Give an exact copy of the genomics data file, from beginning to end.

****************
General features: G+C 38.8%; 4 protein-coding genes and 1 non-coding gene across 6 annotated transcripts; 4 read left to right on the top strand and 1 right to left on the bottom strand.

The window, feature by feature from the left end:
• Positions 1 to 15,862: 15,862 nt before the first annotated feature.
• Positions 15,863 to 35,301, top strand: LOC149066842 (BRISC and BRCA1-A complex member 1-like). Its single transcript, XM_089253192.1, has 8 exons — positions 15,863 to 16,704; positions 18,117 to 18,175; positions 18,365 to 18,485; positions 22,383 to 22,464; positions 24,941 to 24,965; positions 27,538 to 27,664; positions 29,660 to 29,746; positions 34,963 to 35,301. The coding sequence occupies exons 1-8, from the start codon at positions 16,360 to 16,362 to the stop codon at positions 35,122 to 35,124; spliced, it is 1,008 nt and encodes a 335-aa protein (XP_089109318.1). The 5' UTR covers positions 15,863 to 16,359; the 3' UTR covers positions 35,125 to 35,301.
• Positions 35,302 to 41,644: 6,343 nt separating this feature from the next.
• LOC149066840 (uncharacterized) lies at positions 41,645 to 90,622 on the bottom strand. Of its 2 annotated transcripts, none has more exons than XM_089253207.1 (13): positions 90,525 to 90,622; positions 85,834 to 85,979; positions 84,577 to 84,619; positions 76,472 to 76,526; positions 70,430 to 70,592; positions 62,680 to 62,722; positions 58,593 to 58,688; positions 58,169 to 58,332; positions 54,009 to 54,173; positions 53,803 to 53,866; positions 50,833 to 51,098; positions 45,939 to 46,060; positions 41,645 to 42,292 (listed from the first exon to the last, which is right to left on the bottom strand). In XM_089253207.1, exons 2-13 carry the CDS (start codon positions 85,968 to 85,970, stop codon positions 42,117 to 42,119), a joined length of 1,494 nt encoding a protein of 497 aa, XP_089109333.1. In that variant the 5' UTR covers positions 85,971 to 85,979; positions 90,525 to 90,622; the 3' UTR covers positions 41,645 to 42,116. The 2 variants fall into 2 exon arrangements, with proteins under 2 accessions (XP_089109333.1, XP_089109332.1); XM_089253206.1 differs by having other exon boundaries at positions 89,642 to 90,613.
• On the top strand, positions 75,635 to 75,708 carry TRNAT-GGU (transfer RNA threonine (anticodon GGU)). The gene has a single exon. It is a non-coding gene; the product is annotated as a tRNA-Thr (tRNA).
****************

General features: G+C 38.8%; 4 protein-coding genes and 1 non-coding gene across 6 annotated transcripts; 4 read left to right on the top strand and 1 right to left on the bottom strand.

The window, feature by feature from the left end:
• Positions 1 to 15,862: 15,862 nt before the first annotated feature.
• Positions 15,863 to 35,301, top strand: LOC149066842 (BRISC and BRCA1-A complex member 1-like). Its single transcript, XM_089253192.1, has 8 exons — positions 15,863 to 16,704; positions 18,117 to 18,175; positions 18,365 to 18,485; positions 22,383 to 22,464; positions 24,941 to 24,965; positions 27,538 to 27,664; positions 29,660 to 29,746; positions 34,963 to 35,301. The coding sequence occupies exons 1-8, from the start codon at positions 16,360 to 16,362 to the stop codon at positions 35,122 to 35,124; spliced, it is 1,008 nt and encodes a 335-aa protein (XP_089109318.1). The 5' UTR covers positions 15,863 to 16,359; the 3' UTR covers positions 35,125 to 35,301.
• Positions 35,302 to 41,644: 6,343 nt separating this feature from the next.
• LOC149066840 (uncharacterized) lies at positions 41,645 to 90,622 on the bottom strand. Of its 2 annotated transcripts, none has more exons than XM_089253207.1 (13): positions 90,525 to 90,622; positions 85,834 to 85,979; positions 84,577 to 84,619; positions 76,472 to 76,526; positions 70,430 to 70,592; positions 62,680 to 62,722; positions 58,593 to 58,688; positions 58,169 to 58,332; positions 54,009 to 54,173; positions 53,803 to 53,866; positions 50,833 to 51,098; positions 45,939 to 46,060; positions 41,645 to 42,292 (listed from the first exon to the last, which is right to left on the bottom strand). In XM_089253207.1, exons 2-13 carry the CDS (start codon positions 85,968 to 85,970, stop codon positions 42,117 to 42,119), a joined length of 1,494 nt encoding a protein of 497 aa, XP_089109333.1. In that variant the 5' UTR covers positions 85,971 to 85,979; positions 90,525 to 90,622; the 3' UTR covers positions 41,645 to 42,116. The 2 variants fall into 2 exon arrangements, with proteins under 2 accessions (XP_089109333.1, XP_089109332.1); XM_089253206.1 differs by having other exon boundaries at positions 89,642 to 90,613.
• On the top strand, positions 75,635 to 75,708 carry TRNAT-GGU (transfer RNA threonine (anticodon GGU)). The gene has a single exon. It is a non-coding gene; the product is annotated as a tRNA-Thr (tRNA).